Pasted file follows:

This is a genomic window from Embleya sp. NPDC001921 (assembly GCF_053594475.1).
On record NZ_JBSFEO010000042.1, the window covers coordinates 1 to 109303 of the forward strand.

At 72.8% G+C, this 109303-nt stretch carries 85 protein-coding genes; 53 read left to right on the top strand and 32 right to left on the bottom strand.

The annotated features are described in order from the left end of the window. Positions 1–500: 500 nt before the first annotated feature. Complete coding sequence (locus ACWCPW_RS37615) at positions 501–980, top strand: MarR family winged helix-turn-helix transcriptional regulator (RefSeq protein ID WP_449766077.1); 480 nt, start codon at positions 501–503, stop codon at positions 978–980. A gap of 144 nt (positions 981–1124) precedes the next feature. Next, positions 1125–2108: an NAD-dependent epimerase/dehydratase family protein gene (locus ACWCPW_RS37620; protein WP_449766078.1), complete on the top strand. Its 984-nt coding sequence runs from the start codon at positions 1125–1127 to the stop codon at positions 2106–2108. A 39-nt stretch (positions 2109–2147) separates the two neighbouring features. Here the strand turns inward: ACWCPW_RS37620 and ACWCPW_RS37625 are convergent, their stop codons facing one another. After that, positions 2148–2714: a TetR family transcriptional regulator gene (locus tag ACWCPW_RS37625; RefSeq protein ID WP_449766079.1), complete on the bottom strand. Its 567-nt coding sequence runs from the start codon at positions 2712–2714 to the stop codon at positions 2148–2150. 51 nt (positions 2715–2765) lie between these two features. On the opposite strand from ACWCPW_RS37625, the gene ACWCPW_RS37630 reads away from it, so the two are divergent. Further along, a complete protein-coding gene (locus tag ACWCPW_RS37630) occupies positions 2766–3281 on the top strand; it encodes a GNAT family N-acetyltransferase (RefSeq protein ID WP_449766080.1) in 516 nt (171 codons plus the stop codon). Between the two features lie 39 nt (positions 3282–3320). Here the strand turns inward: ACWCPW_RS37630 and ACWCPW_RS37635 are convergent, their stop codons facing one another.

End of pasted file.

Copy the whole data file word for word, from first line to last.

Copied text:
This is a genomic window from Embleya sp. NPDC001921 (assembly GCF_053594475.1).
On record NZ_JBSFEO010000042.1, the window covers coordinates 1 to 109303 of the forward strand.

At 72.8% G+C, this 109303-nt stretch carries 85 protein-coding genes; 53 read left to right on the top strand and 32 right to left on the bottom strand.

The annotated features are described in order from the left end of the window. Positions 1–500: 500 nt before the first annotated feature. Complete coding sequence (locus ACWCPW_RS37615) at positions 501–980, top strand: MarR family winged helix-turn-helix transcriptional regulator (RefSeq protein ID WP_449766077.1); 480 nt, start codon at positions 501–503, stop codon at positions 978–980. A gap of 144 nt (positions 981–1124) precedes the next feature. Next, positions 1125–2108: an NAD-dependent epimerase/dehydratase family protein gene (locus ACWCPW_RS37620; protein WP_449766078.1), complete on the top strand. Its 984-nt coding sequence runs from the start codon at positions 1125–1127 to the stop codon at positions 2106–2108. A 39-nt stretch (positions 2109–2147) separates the two neighbouring features. Here the strand turns inward: ACWCPW_RS37620 and ACWCPW_RS37625 are convergent, their stop codons facing one another. After that, positions 2148–2714: a TetR family transcriptional regulator gene (locus tag ACWCPW_RS37625; RefSeq protein ID WP_449766079.1), complete on the bottom strand. Its 567-nt coding sequence runs from the start codon at positions 2712–2714 to the stop codon at positions 2148–2150. 51 nt (positions 2715–2765) lie between these two features. On the opposite strand from ACWCPW_RS37625, the gene ACWCPW_RS37630 reads away from it, so the two are divergent. Further along, a complete protein-coding gene (locus tag ACWCPW_RS37630) occupies positions 2766–3281 on the top strand; it encodes a GNAT family N-acetyltransferase (RefSeq protein ID WP_449766080.1) in 516 nt (171 codons plus the stop codon). Between the two features lie 39 nt (positions 3282–3320). Here the strand turns inward: ACWCPW_RS37630 and ACWCPW_RS37635 are convergent, their stop codons facing one another.